Plant Care After The Big Freeze

Florist hydrangeas after the 18 degree temperatures last week

Viable buds where new foliage and blooms will develop in the spring

Florist hydrangeas tipped pruned and dead flowers removed

Boxwood after freeze with shoots that need to be removed

Unwanted shoots removed and attractive again

The freeze last week caught a lot of plants by surprise. Temperatures in the teens usually do not occur until January most years. So the result is that many of our plants are crisp. Crepe myrtle, tender evergreens, and many of our deciduous plants that exhibit some degree of fall color and had not dropped their leaves are crisp. I have observed cold burn on many of our evergreen plants like gardenia, too. Many of the injured evergreens,¬†like the gardenias, we need to just leave alone, unless they just look so awful that they ruin you winter landscape. Others like our hydrangeas need pruning. Remember, florist hydrangeas should only be tip pruned and lightly shaped if necessary because their blooms appear on old wood. Peegee hydrangeas like “limelight” can be cut back as desired, but always remove the dead blooms. In the case of many of our evergreens that had stray or unattractive shoots like hollies and the boxwoods above, it is fine to remove these at their point of origin, but I would wait until late winter to do any major pruning. While I think all the injured plants, and the ones whose leaves were burned by the cold will recover, nature did throw us an early curve ball.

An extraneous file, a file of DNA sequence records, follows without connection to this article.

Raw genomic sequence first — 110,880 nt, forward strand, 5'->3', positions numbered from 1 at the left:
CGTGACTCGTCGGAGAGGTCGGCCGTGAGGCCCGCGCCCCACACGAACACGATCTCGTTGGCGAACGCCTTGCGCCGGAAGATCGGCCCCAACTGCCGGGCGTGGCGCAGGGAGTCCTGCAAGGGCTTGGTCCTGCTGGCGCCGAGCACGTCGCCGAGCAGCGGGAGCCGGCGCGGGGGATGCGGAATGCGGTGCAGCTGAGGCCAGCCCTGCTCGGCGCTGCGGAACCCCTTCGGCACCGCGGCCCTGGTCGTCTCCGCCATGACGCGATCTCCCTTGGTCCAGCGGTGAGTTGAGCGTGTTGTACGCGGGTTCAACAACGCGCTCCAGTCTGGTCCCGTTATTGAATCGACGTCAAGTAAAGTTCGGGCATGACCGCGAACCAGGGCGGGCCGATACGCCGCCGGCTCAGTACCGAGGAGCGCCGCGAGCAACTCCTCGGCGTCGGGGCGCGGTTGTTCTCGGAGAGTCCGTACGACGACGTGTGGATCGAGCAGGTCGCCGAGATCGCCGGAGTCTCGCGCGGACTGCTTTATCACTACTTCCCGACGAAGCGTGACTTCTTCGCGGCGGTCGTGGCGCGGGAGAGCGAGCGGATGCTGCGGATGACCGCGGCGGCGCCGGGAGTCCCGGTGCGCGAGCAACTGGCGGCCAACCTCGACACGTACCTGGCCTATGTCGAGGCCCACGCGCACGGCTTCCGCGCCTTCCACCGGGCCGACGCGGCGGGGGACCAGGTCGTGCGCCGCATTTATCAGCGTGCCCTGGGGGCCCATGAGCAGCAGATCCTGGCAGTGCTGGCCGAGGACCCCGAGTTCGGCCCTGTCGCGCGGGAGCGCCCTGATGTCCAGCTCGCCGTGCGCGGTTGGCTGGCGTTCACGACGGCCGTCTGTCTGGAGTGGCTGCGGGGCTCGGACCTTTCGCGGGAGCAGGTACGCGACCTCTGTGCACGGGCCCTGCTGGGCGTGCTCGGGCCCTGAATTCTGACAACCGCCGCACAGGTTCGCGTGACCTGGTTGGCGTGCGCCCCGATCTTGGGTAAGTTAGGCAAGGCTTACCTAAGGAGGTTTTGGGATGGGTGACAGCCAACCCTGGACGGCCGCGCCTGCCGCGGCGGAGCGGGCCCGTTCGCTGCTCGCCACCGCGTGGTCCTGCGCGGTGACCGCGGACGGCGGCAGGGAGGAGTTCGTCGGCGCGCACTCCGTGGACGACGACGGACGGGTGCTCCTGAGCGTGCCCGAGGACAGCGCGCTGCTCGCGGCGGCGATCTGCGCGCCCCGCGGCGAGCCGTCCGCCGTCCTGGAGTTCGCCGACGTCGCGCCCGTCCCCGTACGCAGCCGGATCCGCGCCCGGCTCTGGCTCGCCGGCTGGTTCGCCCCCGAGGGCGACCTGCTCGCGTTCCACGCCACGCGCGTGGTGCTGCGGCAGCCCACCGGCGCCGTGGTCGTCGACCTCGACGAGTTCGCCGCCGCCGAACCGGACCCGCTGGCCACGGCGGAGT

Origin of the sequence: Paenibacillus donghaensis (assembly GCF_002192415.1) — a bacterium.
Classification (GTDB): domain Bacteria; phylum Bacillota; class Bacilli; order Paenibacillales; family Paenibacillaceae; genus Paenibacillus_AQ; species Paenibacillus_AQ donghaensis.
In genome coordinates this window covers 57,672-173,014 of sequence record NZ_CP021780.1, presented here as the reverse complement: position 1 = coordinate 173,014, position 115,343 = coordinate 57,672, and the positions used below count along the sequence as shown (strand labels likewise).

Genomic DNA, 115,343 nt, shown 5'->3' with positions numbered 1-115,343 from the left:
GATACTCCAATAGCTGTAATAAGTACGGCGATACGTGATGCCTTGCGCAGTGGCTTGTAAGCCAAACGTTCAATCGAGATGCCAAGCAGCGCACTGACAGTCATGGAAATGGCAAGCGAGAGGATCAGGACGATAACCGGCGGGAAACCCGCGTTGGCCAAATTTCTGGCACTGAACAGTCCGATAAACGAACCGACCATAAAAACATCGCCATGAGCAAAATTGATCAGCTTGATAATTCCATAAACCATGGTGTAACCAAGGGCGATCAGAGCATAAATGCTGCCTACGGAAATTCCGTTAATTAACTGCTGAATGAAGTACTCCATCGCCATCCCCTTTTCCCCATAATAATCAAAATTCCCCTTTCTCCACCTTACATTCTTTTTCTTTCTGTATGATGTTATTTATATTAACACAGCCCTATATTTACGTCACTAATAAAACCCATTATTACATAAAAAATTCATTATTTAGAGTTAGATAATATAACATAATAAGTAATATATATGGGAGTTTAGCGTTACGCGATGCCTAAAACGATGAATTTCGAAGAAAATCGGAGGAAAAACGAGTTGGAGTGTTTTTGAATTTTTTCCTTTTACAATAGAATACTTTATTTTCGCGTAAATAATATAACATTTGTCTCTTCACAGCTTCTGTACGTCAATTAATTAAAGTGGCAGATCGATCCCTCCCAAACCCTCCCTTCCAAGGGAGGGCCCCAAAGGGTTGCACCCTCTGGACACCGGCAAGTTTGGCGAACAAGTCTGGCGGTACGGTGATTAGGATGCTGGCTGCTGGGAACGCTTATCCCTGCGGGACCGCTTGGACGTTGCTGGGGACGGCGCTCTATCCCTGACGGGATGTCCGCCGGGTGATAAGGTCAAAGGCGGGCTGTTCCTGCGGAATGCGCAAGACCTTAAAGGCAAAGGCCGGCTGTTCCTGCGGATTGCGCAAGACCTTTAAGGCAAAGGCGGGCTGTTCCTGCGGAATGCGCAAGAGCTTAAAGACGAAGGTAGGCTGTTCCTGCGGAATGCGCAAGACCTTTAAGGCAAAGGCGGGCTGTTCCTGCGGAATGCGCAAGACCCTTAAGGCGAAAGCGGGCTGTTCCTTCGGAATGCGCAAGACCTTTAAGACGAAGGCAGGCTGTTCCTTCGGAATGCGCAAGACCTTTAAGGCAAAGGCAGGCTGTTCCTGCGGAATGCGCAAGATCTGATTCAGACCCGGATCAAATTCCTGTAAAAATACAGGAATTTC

John Floyd

John Floyd has been gardening--and learning about Birmingham area gardening--for more than 30 years. In addition to his day-to-day experience, John has degrees in horticulture from Auburn and Clemson Universities and was Editor-in-Chief of Southern Living.

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